Explaining why the uranian satellites have equatorial prograde orbits despite the large planetary obliquity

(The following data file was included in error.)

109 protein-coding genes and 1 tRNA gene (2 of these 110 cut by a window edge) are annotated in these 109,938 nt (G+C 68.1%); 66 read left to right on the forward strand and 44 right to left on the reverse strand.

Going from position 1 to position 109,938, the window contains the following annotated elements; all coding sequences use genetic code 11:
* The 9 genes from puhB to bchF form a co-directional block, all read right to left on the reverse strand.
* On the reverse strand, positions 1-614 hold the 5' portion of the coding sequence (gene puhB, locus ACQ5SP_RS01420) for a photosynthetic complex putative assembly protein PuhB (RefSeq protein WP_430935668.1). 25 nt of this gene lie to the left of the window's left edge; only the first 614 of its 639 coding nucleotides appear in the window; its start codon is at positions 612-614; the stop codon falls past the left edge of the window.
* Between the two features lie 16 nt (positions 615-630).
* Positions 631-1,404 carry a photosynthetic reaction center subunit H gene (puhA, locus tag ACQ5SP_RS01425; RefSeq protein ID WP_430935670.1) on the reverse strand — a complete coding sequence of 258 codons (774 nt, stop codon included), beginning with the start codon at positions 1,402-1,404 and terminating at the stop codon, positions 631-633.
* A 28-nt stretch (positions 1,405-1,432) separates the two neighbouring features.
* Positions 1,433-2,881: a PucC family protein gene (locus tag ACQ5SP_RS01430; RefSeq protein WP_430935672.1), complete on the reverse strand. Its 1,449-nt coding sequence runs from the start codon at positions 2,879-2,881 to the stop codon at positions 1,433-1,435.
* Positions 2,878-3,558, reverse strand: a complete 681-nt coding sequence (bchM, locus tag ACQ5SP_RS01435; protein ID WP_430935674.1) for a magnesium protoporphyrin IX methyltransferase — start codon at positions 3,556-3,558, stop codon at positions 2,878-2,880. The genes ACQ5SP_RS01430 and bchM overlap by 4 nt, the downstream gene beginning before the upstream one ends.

We show that the existence of prograde equatorial satellites is consistent with a collisional tilting scenario for Uranus. In fact, if the planet was surrounded by a proto-satellite disk at the time of the tilting and a massive ring of material was temporarily placed inside the Roche radius of the planet by the collision, the proto-satellite disk would have started to precess incoherently around the equator of the planet, up to a distance greater than that of Oberon. Collisional damping would then have collapsed it into a thin equatorial disk, from which the satellites eventually formed. The fact that the orbits of the satellites are prograde requires Uranus to have had a non-negligible initial obliquity (comparable to that of Neptune) before it was finally tilted to 98°.